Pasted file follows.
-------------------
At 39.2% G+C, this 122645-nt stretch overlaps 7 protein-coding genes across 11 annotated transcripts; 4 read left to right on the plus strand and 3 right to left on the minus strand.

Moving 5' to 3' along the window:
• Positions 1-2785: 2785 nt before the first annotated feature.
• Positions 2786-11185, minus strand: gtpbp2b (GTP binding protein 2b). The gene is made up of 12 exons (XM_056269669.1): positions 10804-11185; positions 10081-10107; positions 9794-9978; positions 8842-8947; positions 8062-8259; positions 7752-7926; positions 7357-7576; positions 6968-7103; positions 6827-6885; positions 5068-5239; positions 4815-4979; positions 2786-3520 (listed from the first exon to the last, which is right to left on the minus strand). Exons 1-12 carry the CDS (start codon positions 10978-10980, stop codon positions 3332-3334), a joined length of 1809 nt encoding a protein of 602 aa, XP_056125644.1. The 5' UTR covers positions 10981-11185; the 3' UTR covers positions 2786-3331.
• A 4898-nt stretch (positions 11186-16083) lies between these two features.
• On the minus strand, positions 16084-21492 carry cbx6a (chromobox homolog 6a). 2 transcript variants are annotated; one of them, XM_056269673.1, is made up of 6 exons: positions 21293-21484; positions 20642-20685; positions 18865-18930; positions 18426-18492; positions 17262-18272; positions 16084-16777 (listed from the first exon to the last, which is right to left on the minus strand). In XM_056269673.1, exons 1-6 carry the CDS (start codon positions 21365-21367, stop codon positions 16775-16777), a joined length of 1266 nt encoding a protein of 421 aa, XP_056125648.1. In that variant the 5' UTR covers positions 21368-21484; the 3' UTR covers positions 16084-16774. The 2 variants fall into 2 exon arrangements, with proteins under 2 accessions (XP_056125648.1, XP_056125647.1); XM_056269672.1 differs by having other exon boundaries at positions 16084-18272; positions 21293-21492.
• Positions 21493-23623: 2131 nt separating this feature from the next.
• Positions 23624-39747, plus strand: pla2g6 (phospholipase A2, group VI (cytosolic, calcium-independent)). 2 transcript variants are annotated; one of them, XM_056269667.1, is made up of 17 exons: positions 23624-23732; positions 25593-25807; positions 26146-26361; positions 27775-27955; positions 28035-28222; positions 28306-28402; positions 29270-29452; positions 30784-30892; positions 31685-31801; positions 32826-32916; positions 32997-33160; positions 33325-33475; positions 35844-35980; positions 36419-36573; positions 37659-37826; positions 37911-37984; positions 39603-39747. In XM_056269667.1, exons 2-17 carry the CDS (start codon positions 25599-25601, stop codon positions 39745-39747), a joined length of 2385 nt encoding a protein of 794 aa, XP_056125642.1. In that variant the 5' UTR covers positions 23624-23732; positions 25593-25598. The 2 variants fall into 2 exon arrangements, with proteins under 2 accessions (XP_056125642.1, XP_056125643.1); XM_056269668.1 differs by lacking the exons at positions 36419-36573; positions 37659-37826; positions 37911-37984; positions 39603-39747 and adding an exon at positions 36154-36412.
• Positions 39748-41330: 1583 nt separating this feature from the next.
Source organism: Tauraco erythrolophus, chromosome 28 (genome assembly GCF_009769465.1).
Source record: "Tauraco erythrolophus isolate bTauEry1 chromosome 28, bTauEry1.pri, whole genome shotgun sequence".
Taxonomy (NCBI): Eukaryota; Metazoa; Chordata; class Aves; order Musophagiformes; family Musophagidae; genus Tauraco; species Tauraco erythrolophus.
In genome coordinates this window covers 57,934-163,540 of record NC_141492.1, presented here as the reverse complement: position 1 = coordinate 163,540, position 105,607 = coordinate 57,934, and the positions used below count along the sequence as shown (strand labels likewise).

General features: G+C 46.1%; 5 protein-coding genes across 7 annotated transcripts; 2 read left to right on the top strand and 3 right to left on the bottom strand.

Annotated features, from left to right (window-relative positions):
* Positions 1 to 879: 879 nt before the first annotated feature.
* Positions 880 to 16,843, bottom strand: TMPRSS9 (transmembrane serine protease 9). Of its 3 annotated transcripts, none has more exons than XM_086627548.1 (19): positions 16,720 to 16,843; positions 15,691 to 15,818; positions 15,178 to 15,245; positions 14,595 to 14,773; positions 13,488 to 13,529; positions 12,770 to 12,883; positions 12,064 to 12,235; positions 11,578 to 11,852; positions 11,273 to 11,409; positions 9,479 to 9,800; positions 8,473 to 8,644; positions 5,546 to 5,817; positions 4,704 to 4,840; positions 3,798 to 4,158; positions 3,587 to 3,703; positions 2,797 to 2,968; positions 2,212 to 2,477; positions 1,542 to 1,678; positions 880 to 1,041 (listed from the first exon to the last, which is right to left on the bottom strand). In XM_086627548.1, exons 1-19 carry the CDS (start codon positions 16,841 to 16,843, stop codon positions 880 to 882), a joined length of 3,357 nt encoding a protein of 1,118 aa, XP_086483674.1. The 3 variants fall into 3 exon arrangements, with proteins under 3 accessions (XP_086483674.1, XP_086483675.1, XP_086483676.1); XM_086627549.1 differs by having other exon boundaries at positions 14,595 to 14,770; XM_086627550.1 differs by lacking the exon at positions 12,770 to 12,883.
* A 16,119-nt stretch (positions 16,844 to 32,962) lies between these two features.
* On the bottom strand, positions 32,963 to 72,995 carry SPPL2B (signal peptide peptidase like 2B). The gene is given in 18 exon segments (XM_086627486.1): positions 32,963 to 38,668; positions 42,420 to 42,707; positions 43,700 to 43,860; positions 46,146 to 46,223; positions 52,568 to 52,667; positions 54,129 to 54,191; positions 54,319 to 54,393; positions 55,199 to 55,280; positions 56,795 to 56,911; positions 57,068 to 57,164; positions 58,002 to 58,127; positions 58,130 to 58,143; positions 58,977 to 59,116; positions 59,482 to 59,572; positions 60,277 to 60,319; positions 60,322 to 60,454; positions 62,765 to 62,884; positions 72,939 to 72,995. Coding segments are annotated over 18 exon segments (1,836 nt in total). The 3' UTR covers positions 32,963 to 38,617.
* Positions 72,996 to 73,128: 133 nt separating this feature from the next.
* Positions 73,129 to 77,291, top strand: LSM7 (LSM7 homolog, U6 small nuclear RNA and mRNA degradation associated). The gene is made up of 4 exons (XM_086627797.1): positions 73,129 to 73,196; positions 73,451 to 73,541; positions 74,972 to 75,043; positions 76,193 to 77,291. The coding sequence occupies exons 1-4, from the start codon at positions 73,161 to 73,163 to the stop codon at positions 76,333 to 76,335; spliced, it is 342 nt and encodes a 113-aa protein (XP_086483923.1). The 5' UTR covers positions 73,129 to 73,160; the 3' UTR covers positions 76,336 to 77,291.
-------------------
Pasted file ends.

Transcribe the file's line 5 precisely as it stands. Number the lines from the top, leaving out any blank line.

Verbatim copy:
• A 4898-nt stretch (positions 11186-16083) lies between these two features.